Fourth Sunday in Lent

Homily: Grumbling Against God

When the children of Israel freed from bondage in Egypt, they witnessed more signs and wonders from God than anyone has ever seen, down to this day. Yet they did not trust God. They did not seem to appreciate what he was doing for them. They did not respect him. In fact, they grumbled against him. Reading from Numbers:

The people spoke against God and against Moses, “Why have you brought us up out of Egypt to die in the wilderness? For there is no food and no water, and we detest this miserable food.” Then the Lord sent poisonous serpents among the people, and they bit the people, so that many Israelites died. The people came to Moses and said, “We have sinned by speaking against the Lord and against you; pray to the Lord to take away the serpents from us.” So Moses prayed for the people. And the Lord said to Moses, “Make a poisonous serpent, and set it on a pole; and everyone who is bitten shall look at it and live.” So Moses made a serpent of bronze, and put it upon a pole; and whenever a serpent bit someone, that person would look at the serpent of bronze and live.   ()

We may wonder how the children of Israel could have put themselves in such a precarious position. What can we read from this? Obviously, grumbling against God is a serious sin. And forgetting the great things God has done because of an inconvenience or some perceived lack of support seems ludicrous, does it not? But how does this situation apply to us? Do we grumble against God? Do we blame him for difficult circumstances?

Surely God has done great things in our lives. Do we so easily forget them when we are faced with new challenges? If so, what is the remedy: For the children of Israel it was a bronze serpent put up on a pole.

what is our remedy, if we need one? Reading from today’s Gospel:

Jesus said, “Just as Moses lifted up the serpent in the wilderness, so must the Son of Man be lifted up, that whoever believes in him may have eternal life.

“For God so loved the world that he gave his only Son, so that everyone who believes in him may not perish but may have eternal life.   (John 3:14-16)

This is the plan for our salavation. It also might be the prescription for our attitude toward God. The children of Israel needed to continually look at the serpent lifted up if they wanted to save their lives. Do we not need to do the same? What we take our eyes off of Jesus, bearing our sins on a cruel cross, that is when we are ripe for the enemy to give us an attitude, a bad attitude.

The Apostle Paul wrote to the Church in Philippi:

Rejoice in the Lord always; again I will say, Rejoice.Let your gentleness be known to everyone. The Lord is near.   (Philippians 4:4-5)

And to the Church in Thessalonica he wrote:

Rejoice always, pray without ceasing, give thanks in all circumstances; for this is the will of God in Christ Jesus for you.   (1 Thessalonians 5:16-18)

Can anything we may face on this earth compare to the cross that Jesus bore for us. When we want to grumble against God, let us remember how much he loves us, enough to die for us while we were sinners. If we grumble against him now we are still sinners. Time to look up to the cross.


Teaching: Good Works

What is the place of “good works” in the Christian Faith? In John’s Gospel we read:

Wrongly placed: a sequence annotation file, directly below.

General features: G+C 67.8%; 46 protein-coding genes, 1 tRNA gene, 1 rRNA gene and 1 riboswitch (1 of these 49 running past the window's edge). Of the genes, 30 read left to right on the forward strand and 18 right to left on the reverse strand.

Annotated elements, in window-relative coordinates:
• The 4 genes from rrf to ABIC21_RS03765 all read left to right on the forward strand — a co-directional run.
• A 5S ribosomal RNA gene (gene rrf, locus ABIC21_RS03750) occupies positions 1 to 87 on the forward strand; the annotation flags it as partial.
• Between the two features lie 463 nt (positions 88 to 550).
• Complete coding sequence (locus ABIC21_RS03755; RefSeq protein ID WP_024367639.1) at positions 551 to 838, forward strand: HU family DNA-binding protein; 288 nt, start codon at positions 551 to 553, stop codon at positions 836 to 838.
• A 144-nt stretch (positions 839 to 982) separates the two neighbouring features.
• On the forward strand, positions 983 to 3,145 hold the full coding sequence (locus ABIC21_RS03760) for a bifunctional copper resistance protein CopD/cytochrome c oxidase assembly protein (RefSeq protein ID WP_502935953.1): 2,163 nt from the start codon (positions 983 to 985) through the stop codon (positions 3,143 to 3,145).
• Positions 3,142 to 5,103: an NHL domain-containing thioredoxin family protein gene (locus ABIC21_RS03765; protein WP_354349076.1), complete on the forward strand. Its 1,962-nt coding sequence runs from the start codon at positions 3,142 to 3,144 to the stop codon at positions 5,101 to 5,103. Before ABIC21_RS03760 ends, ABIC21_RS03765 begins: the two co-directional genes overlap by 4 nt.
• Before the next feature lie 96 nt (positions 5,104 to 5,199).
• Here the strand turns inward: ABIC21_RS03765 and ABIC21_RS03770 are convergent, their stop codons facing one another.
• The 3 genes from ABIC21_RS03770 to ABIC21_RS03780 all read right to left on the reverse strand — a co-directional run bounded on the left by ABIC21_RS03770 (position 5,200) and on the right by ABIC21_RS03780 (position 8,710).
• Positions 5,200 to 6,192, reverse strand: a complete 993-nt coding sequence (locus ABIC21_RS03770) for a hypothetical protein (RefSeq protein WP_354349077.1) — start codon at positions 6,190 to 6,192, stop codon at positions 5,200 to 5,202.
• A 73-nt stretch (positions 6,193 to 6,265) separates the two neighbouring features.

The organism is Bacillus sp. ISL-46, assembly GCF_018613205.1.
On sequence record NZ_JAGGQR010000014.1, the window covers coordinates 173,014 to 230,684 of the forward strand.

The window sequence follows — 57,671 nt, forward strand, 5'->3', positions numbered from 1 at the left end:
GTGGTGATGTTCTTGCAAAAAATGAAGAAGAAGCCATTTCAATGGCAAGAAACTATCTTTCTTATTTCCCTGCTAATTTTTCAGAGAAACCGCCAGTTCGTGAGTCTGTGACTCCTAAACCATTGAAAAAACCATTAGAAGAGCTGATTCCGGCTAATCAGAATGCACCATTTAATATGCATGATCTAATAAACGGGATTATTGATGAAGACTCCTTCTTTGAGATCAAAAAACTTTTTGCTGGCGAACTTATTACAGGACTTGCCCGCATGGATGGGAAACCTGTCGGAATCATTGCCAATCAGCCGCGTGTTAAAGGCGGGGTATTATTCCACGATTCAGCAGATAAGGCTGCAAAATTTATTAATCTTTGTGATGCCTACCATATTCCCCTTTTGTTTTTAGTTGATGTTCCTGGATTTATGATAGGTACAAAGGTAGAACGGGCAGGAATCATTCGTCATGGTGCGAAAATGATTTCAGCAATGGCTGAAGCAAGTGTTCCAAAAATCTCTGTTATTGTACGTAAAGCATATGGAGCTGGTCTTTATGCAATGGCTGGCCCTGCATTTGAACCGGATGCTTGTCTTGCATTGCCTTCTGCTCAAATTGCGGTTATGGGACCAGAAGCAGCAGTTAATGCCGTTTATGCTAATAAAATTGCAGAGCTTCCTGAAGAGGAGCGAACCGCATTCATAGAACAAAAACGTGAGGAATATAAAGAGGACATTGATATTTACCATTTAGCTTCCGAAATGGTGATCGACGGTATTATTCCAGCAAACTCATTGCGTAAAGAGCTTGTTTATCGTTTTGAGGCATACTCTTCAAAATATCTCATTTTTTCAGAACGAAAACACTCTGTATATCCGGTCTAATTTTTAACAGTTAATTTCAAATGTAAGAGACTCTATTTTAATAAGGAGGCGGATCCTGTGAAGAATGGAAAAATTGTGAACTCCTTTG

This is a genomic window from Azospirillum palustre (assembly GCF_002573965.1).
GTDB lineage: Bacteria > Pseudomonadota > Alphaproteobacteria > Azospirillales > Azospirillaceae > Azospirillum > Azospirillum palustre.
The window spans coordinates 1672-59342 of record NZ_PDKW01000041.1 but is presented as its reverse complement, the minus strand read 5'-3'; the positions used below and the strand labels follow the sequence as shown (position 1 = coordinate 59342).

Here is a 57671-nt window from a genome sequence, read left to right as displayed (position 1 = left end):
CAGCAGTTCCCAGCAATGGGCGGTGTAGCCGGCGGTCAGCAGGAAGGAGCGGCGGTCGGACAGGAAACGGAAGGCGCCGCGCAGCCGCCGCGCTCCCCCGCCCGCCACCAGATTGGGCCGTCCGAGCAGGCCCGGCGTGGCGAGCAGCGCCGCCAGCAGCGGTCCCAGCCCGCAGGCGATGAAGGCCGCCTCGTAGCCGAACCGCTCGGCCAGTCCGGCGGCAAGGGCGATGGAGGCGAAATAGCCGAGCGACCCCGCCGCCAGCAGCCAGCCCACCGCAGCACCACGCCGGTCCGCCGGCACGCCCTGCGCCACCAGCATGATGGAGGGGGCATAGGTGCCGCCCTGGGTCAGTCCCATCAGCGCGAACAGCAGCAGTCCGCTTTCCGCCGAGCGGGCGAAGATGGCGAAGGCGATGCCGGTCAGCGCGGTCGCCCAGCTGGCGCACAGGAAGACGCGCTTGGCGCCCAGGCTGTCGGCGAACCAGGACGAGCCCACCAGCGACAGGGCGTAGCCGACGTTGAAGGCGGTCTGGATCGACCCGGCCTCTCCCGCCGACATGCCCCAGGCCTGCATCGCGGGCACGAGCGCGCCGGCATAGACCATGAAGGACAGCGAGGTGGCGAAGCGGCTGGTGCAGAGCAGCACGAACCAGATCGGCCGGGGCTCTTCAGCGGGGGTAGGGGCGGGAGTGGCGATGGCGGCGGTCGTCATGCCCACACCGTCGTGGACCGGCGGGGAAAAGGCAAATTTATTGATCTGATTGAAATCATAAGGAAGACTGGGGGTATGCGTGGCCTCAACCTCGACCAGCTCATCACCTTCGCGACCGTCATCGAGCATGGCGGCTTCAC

And this is the judgment, that the light has come into the world, and people loved darkness rather than light because their deeds were evil. For all who do evil hate the light and do not come to the light, so that their deeds may not be exposed. But those who do what is true come to the light, so that it may be clearly seen that their deeds have been done in God.”   (John 3:19-21)

There are deeds done in the flesh and there are deed done in God. The Apostle Paul writes:

For by grace you have been saved through faith, and this is not your own doing; it is the gift of God– not the result of works, so that no one may boast. For we are what he has made us, created in Christ Jesus for good works, which God prepared beforehand to be our way of life.   (Ephesians 2:8-10)

Our good works do not save us. Our salvation comes by the grace of God alone, provided we accept it in faith. Notice, however, that good works are very much a part of salvation. Paul tells us that we have been created for good works. Those works have been prepared for us beforehand,

We have no good works and can do no good works on our own. When we are dependent on good works to please God we tend to hide in darkness. Jesus tells us that our good deeds are done only in God. But before that happens we must first come to the light of Christ. Only in his light can our Lord empower us for ministry.

In the Book of James we read:

What good is it, my brothers and sisters, if you say you have faith but do not have works? Can faith save you? If a brother or sister is naked and lacks daily food, and one of you says to them, “Go in peace; keep warm and eat your fill,” and yet you do not supply their bodily needs, what is the good of that? So faith by itself, if it has no works, is dead.

But someone will say, “You have faith and I have works.” Show me your faith apart from your works, and I by my works will show you my faith.   (James 2:14-18)

Thus, we see that grace does not rule out good works. Grace prepares us for good works. They are not our good works, but rather God working within us.

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Filed under Eucharist, Gospel, homily, Jesus, lectionary, Lent, liturgical preaching, liturgy, preaching, sermon, sermon development, Year B

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